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You have to address security issues before starting and throughout your Tour. Once again, anticipation and organization will be the key words to ensure the safety of the participants. Of course, you won't be able to predict everything that may happen, but you should get prepared to meet any unexpected situation or requirement.
To meet the challenge, we suggest you the following:
To ensure participants' health and safety, first you need to know about their health state, their diet, their allergies or any other health issue. Ask them about it as soon as they join the project.
Remind them that the program will not cover for their health expenses or won’t be liable for any damage it may incur. Check if each of them has a health insurance and support them in their efforts to obtain an European Insurance Card (http://ec.europa.eu/social/main.jsp?catId=559). Depending your country, you may also encourage them to contract a liability insurance to cover the costs of potential damage.
As a sending organization, it will be your responsibility to share with the hosting organization any information that can affect the project or require specific attention during its implementation. Be transparent about the participants' health state, even if you believe it is a confidential information. It is crucial for your partners to be informed in order to welcome the participants in good conditions and adapt both the living conditions and the workshops to the participants' needs and requirements.
As hosting organization, you need to find out and assess what risks the venue(s) you selected is carrying and how you will guarantee the safety of the participants throughout your stay.
Examine each of them thoroughly; imagine the different weather conditions you might experience during the Tour; consider a range of scenarios regarding what could happen in the group.
Be pragmatic when planning: What are the accidents and problems that could occur? How can you prevent them trough planning ahead, and how will you deal with them if they happen anyway? List the different problems and check if you can address each of them satisfactorily:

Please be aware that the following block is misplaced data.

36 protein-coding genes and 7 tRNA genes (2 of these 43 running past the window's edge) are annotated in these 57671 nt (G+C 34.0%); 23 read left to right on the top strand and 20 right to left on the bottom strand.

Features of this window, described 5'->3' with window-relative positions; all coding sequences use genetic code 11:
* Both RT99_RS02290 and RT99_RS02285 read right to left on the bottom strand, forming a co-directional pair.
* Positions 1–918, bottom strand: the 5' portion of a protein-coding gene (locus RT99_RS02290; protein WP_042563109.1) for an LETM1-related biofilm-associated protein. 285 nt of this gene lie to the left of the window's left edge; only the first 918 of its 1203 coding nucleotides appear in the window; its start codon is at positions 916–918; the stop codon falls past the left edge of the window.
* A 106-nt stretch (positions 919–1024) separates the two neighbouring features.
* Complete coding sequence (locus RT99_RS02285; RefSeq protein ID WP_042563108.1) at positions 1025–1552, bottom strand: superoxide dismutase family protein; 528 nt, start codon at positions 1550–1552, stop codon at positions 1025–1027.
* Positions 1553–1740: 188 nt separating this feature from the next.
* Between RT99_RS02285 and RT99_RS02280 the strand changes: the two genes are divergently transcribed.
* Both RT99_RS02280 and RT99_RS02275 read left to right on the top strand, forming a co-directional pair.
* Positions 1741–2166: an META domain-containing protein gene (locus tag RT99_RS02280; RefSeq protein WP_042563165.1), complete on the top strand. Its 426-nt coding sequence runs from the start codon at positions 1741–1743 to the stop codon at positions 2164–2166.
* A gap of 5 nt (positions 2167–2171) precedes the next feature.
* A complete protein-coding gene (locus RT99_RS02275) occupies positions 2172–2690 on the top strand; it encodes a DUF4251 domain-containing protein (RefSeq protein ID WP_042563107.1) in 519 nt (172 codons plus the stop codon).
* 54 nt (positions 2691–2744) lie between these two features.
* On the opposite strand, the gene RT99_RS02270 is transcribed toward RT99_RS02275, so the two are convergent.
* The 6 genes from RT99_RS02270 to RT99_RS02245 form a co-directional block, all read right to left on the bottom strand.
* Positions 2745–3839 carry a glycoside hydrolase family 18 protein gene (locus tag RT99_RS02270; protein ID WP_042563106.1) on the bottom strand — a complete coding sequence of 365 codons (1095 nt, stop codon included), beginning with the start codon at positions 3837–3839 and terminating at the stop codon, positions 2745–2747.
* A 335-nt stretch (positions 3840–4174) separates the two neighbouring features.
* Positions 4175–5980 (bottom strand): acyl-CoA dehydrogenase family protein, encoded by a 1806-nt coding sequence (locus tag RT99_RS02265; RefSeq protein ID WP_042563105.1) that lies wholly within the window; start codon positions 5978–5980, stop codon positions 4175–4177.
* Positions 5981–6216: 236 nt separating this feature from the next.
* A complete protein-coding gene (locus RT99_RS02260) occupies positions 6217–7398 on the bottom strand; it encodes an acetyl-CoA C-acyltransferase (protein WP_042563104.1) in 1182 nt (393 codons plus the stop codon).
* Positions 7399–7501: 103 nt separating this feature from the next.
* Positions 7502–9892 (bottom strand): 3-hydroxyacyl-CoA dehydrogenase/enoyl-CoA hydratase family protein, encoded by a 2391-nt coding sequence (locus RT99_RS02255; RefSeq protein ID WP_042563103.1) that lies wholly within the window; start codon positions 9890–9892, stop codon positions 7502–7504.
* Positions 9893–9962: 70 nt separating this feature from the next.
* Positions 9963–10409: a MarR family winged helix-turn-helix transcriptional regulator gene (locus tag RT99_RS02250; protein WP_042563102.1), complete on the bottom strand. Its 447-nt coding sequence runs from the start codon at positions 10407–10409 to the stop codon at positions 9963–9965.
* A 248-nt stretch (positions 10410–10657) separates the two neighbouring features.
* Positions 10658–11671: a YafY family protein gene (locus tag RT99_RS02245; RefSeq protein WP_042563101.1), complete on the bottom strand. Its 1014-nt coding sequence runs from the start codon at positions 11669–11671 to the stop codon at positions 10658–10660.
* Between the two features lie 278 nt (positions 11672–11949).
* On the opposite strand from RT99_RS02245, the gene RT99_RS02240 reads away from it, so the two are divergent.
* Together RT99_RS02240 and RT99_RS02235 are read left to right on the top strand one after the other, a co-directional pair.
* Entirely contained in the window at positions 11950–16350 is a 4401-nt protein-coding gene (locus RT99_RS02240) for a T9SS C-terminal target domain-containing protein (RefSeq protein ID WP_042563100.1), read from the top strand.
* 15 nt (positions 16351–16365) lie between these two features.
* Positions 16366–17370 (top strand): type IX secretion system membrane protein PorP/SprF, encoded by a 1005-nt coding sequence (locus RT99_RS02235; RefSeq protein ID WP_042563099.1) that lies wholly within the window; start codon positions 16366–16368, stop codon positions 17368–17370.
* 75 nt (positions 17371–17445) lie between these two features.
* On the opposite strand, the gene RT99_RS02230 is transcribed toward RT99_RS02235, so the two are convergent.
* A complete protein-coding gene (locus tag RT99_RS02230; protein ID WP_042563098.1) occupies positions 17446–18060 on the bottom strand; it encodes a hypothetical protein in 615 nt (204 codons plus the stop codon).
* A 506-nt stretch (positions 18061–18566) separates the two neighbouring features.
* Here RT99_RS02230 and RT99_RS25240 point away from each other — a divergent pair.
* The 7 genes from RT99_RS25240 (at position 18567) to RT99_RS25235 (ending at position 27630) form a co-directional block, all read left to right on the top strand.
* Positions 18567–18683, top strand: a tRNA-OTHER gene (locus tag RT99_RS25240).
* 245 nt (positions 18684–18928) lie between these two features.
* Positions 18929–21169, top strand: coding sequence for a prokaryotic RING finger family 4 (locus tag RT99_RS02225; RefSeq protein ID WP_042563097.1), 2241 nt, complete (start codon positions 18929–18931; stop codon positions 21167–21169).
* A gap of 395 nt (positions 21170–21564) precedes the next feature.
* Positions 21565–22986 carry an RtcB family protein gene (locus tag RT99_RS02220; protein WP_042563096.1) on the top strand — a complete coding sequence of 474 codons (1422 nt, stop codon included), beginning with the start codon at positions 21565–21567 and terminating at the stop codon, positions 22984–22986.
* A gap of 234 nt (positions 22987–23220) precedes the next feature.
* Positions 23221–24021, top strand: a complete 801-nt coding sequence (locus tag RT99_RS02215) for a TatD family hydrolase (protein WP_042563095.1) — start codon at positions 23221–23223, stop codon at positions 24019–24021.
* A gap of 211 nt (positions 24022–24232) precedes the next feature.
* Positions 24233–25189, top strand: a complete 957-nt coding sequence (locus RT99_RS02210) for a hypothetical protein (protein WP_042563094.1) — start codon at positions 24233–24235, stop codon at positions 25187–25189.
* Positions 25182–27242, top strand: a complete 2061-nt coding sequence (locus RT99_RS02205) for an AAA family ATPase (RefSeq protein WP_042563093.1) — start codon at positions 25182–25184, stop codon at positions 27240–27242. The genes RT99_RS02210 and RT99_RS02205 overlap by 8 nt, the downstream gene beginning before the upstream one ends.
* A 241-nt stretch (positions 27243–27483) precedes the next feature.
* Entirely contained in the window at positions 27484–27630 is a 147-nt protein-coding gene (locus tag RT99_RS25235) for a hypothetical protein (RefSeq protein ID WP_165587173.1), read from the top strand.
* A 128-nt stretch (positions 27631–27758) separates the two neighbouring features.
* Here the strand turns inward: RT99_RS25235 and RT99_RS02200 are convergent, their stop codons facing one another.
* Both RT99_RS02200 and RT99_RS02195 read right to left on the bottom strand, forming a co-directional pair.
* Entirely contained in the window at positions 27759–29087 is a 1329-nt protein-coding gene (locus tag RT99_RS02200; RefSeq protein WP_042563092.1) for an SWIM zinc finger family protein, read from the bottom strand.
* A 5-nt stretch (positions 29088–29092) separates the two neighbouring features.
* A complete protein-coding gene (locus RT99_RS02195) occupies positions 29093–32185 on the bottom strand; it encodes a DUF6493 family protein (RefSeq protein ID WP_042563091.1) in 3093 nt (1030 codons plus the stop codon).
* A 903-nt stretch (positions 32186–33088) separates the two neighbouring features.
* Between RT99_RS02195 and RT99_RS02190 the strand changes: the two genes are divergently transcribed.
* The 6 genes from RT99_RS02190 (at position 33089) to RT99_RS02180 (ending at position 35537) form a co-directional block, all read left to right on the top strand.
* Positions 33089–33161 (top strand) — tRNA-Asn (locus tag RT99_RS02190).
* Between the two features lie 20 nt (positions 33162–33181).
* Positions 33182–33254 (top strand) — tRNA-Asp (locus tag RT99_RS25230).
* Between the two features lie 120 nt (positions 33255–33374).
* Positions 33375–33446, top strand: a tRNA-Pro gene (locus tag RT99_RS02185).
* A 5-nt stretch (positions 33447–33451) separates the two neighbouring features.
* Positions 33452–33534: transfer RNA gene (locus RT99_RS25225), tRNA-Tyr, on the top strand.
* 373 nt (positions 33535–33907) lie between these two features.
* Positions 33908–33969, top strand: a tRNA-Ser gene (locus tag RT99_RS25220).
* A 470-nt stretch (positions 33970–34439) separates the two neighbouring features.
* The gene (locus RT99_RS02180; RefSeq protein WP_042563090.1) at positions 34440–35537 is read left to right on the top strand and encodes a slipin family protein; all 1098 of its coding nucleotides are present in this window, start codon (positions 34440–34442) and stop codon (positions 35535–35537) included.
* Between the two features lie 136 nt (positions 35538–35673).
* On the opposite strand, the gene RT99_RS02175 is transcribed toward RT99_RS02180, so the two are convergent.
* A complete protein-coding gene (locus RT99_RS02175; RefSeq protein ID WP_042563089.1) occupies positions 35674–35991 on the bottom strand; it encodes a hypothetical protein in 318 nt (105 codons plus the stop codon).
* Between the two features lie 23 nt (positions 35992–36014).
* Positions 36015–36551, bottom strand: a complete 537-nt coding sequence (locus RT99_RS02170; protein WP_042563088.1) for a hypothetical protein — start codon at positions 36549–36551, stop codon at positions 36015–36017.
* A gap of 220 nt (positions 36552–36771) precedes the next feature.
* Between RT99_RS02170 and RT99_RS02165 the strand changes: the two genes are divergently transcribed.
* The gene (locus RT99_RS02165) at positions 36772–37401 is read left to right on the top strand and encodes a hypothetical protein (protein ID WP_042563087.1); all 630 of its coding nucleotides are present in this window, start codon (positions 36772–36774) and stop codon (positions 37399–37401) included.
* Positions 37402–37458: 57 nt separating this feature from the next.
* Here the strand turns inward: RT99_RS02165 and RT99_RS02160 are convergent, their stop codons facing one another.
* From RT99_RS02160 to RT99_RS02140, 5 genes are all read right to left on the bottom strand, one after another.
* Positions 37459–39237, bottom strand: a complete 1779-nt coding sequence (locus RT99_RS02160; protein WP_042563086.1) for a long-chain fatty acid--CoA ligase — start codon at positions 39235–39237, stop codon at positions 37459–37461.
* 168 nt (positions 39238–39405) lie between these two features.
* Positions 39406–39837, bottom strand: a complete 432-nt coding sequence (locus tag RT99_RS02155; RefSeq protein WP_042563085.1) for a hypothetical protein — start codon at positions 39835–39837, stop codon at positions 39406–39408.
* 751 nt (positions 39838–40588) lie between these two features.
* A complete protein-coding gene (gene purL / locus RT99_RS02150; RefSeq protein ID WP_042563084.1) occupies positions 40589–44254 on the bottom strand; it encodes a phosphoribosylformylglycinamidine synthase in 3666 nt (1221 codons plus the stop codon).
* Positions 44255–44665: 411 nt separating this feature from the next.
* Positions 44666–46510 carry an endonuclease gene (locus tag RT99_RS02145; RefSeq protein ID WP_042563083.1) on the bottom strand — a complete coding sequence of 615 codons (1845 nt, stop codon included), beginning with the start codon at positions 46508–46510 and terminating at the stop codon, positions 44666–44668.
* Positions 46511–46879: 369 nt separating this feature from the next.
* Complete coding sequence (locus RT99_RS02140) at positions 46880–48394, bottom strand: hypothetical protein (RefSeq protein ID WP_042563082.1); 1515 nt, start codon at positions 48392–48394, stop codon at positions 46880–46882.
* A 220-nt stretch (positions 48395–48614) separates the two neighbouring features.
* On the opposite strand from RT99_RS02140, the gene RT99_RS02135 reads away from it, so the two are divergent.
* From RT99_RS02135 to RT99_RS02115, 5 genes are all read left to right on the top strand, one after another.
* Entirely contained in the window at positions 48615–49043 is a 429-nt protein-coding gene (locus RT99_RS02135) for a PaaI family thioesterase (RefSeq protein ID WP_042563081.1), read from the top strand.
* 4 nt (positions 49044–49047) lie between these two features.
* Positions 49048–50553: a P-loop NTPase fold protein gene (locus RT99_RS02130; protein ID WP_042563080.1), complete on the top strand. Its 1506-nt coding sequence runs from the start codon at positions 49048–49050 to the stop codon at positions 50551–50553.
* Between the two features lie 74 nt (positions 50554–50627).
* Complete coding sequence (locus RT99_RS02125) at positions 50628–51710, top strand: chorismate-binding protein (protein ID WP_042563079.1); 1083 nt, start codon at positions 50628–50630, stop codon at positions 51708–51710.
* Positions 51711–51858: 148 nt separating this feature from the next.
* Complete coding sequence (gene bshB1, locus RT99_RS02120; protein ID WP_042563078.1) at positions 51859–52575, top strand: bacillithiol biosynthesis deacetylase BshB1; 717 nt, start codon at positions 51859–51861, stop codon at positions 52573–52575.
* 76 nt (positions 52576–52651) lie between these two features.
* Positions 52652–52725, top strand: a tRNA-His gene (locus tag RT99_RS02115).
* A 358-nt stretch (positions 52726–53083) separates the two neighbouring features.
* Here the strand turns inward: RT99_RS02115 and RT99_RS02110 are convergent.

From those questions, buy the relevant equipment for your camp, come up with a list of contact to address health issues in case of need and with a list of safety regulations that you will present to the participants on the first day of the Tour.
Don't be cheap, you can't afford to save money off equipment that may prove dangerous! Take out insurance for vehicles, let aside weak equipment that might break down on the way: it will always be worth it!
Even if you try your best to prevent them, accidents may happen. For this reason,
From our experience, your First Aid Kit must contain at least:
Given that travelling, changing diet and getting out of one's daily routine or comfort zone can provoke digestive uncomfort or troubles for the participants, we suggest you also take some basic antidiarrheal and a few natural laxatives (linseed, dry prunes, malva, althaea or sene herbal tea). They might help the participants to regain their digestive balance and well-being quicker.
When the Tour starts:
Then, throughout the Tour, make sure those rules are enforced. Pay a specific attention to the hygiene of the common spaces. The kitchen, the food storage area, the showers and the toilet facilities have to remain organized and clean. Maintaining a good hygiene and tidiness will prevent many health problems (food poisoning, getting hurt by a random nail, etc.) and will ensure the health of the community.
When organizing practical workshops during the tour, make sure that the facilitators/trainers take time to explain to the participants what is the procedure of the workshop, which tools will be used and especially how tools or other equipment should be handled. Provide safety equipment to the participants each time needed and remember that they most probably have different backgrounds and different levels of practice: you have to make sure that everyone understands and feels confident in participating.
All the workshop long, advise participants to take care of themselves and others around them when they are using tools (either manual or power tools) and to make room between them when working.
Don't be flexible when addressing security issues: safety first, no matter the opinion of the person. Make it clear that safety rules can't be discussed. Either the participants follow them, either they can't take part in the workshop.
Remind the participants that a tool left on the ground is a danger to themselves and to others. At the end of each workshop, always check that all tools and equipment have been put back where they belong so that nobody gets hurt.